Progressive Overload Training Part II
In our first blog, A Newbie’s Guide to Progressive Overload, we explored the idea that making gains as an athlete takes some strategy. One of the easiest methods is called progressive overload.
Anthony Cuevas is an NCSF Certified PT based out of New York with six years of experience as a personal trainer. In this blog, he goes deeper into the concepts and programming methodology of progressive overload, even sharing his own squat/bench/deadlift numbers!
Change the Way You Train
It’s Time to Program Like a Pro
Progressive overload is a form of S&C programming that increases in difficulty (weight, volume, time domain, or intensity) over time to help build muscle, set new strength numbers, boost your cardiovascular endurance or improve any other aspect of your athletic training.
Let’s say your max squat is 245lbs and you’re looking to get 265lbs in a six-month period. You need to go through a progressive overload of increasing your 1RM by 2.5 to 5lbs a month to get to that 265lb max squat after six months. How do you go about it? Where do you start?
Progressive Overload & Skill Level
There’s something to be said for how long you’ve been training and how many overall reps you’ve got under your belt. Beginners should definitely focus on getting their form down under the eyes of a knowledgeable coach before obsessing over hitting new PRs.
One common mistake I see with newer lifters is that they often just go for a 1-rep max when they “feel good” without having the right strength foundations. That can lead to quick metabolic burnout and injuries.
Intermediate lifters can also benefit from hiring a trainer to help create a program that focuses on increasing their strength and tweaking their form. Even more experienced lifters go through plateau periods due to poor form or fatigue. A progressive overload approach can pull you out of those plateaus and reignite your training flame.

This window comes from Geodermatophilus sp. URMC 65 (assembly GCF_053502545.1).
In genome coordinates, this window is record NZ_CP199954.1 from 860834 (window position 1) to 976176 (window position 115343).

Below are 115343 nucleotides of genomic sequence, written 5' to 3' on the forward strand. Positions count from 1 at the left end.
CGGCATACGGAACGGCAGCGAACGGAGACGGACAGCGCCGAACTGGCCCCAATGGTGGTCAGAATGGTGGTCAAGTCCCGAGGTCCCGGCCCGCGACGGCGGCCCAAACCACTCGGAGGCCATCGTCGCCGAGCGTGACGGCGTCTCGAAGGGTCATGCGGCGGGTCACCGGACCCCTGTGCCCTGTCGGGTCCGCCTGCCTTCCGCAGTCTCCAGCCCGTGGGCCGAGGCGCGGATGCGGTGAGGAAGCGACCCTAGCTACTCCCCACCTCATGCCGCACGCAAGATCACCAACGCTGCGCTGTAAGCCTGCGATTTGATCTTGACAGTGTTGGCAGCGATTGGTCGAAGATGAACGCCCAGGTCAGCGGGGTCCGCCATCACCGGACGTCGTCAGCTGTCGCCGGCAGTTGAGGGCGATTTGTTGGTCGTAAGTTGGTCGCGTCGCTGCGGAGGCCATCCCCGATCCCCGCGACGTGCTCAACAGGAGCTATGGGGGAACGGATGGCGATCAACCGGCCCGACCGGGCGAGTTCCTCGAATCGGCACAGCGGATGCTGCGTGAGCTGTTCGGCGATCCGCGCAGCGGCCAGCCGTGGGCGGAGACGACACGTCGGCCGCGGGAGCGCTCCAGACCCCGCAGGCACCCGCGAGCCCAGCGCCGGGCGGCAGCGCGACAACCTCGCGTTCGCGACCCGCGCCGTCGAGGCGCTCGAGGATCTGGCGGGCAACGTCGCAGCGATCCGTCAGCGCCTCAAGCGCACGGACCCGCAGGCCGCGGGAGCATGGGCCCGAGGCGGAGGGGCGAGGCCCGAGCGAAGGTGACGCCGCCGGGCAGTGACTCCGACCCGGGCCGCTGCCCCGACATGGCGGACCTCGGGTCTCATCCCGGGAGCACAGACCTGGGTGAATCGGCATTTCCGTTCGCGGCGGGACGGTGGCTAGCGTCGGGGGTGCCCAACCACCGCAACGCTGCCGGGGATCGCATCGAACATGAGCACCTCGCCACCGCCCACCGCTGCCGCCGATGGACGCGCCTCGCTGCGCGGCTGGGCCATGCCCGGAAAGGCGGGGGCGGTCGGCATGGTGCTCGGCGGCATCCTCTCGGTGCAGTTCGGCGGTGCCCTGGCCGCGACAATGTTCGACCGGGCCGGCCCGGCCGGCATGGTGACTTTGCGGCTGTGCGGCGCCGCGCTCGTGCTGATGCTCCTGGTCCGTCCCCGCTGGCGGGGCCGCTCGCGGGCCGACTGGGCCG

As an experienced lifter of 10+ years and a personal trainer of 8 years, I’ve been through just about every form of training there is. Progressive overload has helped me build big numbers on all three of the main compound lifts and gotten me into the 1,000 lb total club in just one year.
My 1RMs: Dec 2021
Squat: 290 lbs
Deadlift: 405 lbs
Bench: 215 lbs
Total: 910 lbs
My 1RMs: Dec 2022
Squat: 315 lbs
Deadlift: 451 lbs
Bench: 236 lbs
Total: 1002 lbs
How to Program Progressive Overload for Strength Work
First, keep this in mind: stop thinking short term gains and start thinking from a long term viewpoint. If you go the ego-centric “lift as much weight as you can every other day” route, your body and brain can’t keep up. You’ll suffer with poor form and higher chance of injury.
Using progressive overload to add to your 1RM squat, bench, or deadlift means looking at your training in 4-6 week chunks. Start lower than you think you should, then every 4-6 weeks, add 2.5-5 lbs to the movement you’re training. It sounds slow, but in reality, it adds up.
Think of your goals in 3, 6 or 12-month windows. You’ll need to consider where to program a 3 rep max week, deloads (after a couple weeks of high intensity), or 1 rep max week on a month-by-month basis.
This doesn’t mean everything will be perfect — you still might go through times of mental burnout and rough training days. If you miss a week, or the load is too aggressive based on your stress levels, back it off for a couple sessions, then pick up again on the next one. Taking a more methodical approach to your training prevents injuries and allows your body to adapt to your new levels of greatness.
Here’s a sample of one week of work four months apart to show my squat progress.
August 20, 2022
1×3 220 lbs
1×3 243 lbs
3×3 265 lbs
1×1 275 lbs
2×1 295 lbs
Nov 15, 2022
1×6 220 lbs
1×4 243 lbs
4×4 265 lbs
2×3 276 lbs
1×1 287 lbs
1×1 298 lbs
1×1 308 lbs
1×1 315 lbs
In a four month span, I was able to add volume and improve my 1RM squat by 20 lbs along with improving my working sets slowly and surely. On average, my squat 1RM went up 5 lbs a month.
Your numbers will look different, but this form of training is only the start of you seeing long term results.
While it’s not the ultimate solution to hitting your goals (because nothing ever is), PO is an efficient way to attack those goals in a way that makes sense for human physiology. Along with proper recovery, nutrition and sleep, you’re basically guaranteed to see gains if you program PO for yourself.
I believe progressive overload is a form of training everyone should try at some point, whether you’re novice or experienced. It’s a great base for a novice lifter looking for their first structured program or an experienced lifter looking to work past a plateau and build consistency.
But remember: any program, no matter the style, will not be effective unless you also do the maintenance things outside of the weight room. Dial in your nutrition based on your goals, take adequate rest days and get 7-9 hours of sleep consistently to make the most lasting gains!
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